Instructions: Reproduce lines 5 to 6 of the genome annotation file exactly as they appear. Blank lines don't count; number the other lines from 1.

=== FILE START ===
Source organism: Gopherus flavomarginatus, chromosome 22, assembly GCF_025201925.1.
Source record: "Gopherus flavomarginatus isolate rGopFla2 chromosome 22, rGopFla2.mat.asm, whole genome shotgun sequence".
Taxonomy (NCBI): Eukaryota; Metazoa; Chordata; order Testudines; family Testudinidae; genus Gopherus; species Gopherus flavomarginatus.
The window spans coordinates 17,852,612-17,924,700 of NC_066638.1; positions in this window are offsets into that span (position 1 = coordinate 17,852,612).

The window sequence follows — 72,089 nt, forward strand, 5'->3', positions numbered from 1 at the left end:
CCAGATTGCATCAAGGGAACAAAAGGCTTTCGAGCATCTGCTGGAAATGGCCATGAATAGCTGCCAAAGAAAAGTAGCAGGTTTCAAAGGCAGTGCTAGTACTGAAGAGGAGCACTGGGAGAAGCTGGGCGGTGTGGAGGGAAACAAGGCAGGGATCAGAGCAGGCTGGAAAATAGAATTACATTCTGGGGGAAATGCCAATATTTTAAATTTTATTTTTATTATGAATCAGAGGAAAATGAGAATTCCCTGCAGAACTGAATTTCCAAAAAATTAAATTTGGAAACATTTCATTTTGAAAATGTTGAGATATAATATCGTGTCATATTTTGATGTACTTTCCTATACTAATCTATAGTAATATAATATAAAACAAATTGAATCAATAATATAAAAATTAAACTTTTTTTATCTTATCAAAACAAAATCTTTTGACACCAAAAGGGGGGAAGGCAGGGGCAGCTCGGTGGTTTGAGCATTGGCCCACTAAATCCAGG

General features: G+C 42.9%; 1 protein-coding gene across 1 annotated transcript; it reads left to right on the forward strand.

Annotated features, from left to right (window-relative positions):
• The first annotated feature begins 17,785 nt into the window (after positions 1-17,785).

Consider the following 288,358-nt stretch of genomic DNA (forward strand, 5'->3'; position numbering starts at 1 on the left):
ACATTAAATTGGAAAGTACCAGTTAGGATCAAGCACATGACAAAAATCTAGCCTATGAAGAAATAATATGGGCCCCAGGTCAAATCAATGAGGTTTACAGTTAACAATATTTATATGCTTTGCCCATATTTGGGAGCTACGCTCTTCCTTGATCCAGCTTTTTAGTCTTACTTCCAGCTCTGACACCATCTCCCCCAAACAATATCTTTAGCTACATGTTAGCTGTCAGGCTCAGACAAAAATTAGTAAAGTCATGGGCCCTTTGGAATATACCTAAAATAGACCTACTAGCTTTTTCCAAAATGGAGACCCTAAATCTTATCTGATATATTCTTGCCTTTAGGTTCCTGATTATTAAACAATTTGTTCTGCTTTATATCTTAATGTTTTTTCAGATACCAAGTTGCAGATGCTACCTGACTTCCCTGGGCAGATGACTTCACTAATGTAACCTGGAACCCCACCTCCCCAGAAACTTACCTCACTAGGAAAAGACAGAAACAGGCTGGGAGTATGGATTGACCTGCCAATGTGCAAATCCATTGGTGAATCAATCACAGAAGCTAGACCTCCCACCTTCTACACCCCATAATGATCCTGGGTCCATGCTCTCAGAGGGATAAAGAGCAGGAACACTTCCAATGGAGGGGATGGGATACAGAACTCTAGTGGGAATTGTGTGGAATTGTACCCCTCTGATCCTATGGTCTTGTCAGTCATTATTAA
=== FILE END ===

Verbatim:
The window sequence follows — 72,089 nt, forward strand, 5'->3', positions numbered from 1 at the left end:
CCAGATTGCATCAAGGGAACAAAAGGCTTTCGAGCATCTGCTGGAAATGGCCATGAATAGCTGCCAAAGAAAAGTAGCAGGTTTCAAAGGCAGTGCTAGTACTGAAGAGGAGCACTGGGAGAAGCTGGGCGGTGTGGAGGGAAACAAGGCAGGGATCAGAGCAGGCTGGAAAATAGAATTACATTCTGGGGGAAATGCCAATATTTTAAATTTTATTTTTATTATGAATCAGAGGAAAATGAGAATTCCCTGCAGAACTGAATTTCCAAAAAATTAAATTTGGAAACATTTCATTTTGAAAATGTTGAGATATAATATCGTGTCATATTTTGATGTACTTTCCTATACTAATCTATAGTAATATAATATAAAACAAATTGAATCAATAATATAAAAATTAAACTTTTTTTATCTTATCAAAACAAAATCTTTTGACACCAAAAGGGGGGAAGGCAGGGGCAGCTCGGTGGTTTGAGCATTGGCCCACTAAATCCAGG